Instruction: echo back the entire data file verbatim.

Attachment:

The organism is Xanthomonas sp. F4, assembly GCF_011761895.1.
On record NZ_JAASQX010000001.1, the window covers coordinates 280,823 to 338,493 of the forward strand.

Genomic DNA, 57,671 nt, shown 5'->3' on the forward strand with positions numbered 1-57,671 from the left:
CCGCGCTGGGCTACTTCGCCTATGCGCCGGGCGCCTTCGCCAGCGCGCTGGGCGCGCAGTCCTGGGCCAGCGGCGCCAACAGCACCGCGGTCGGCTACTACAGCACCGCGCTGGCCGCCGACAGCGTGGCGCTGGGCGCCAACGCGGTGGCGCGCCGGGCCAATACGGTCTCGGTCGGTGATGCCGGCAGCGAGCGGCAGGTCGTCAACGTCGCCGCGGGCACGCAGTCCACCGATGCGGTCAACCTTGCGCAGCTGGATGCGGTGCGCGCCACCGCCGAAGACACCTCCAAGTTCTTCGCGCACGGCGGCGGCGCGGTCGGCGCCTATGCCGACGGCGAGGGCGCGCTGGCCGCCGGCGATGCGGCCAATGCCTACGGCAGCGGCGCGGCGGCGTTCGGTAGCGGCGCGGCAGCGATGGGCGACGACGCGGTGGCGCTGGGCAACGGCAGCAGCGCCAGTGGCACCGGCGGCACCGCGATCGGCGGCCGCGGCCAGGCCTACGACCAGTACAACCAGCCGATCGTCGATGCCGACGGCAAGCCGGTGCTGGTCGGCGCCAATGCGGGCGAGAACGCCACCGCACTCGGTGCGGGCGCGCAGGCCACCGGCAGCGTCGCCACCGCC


The organism is Xanthomonas sp. F4, assembly GCF_011761895.1.
On record NZ_JAASQX010000001.1, the window covers coordinates 280,823 to 338,493 of the forward strand.

Genomic DNA, 57,671 nt, shown 5'->3' on the forward strand with positions numbered 1-57,671 from the left:
CCGCGCTGGGCTACTTCGCCTATGCGCCGGGCGCCTTCGCCAGCGCGCTGGGCGCGCAGTCCTGGGCCAGCGGCGCCAACAGCACCGCGGTCGGCTACTACAGCACCGCGCTGGCCGCCGACAGCGTGGCGCTGGGCGCCAACGCGGTGGCGCGCCGGGCCAATACGGTCTCGGTCGGTGATGCCGGCAGCGAGCGGCAGGTCGTCAACGTCGCCGCGGGCACGCAGTCCACCGATGCGGTCAACCTTGCGCAGCTGGATGCGGTGCGCGCCACCGCCGAAGACACCTCCAAGTTCTTCGCGCACGGCGGCGGCGCGGTCGGCGCCTATGCCGACGGCGAGGGCGCGCTGGCCGCCGGCGATGCGGCCAATGCCTACGGCAGCGGCGCGGCGGCGTTCGGTAGCGGCGCGGCAGCGATGGGCGACGACGCGGTGGCGCTGGGCAACGGCAGCAGCGCCAGTGGCACCGGCGGCACCGCGATCGGCGGCCGCGGCCAGGCCTACGACCAGTACAACCAGCCGATCGTCGATGCCGACGGCAAGCCGGTGCTGGTCGGCGCCAATGCGGGCGAGAACGCCACCGCACTCGGTGCGGGCGCGCAGGCCACCGGCAGCGTCGCCACCGCC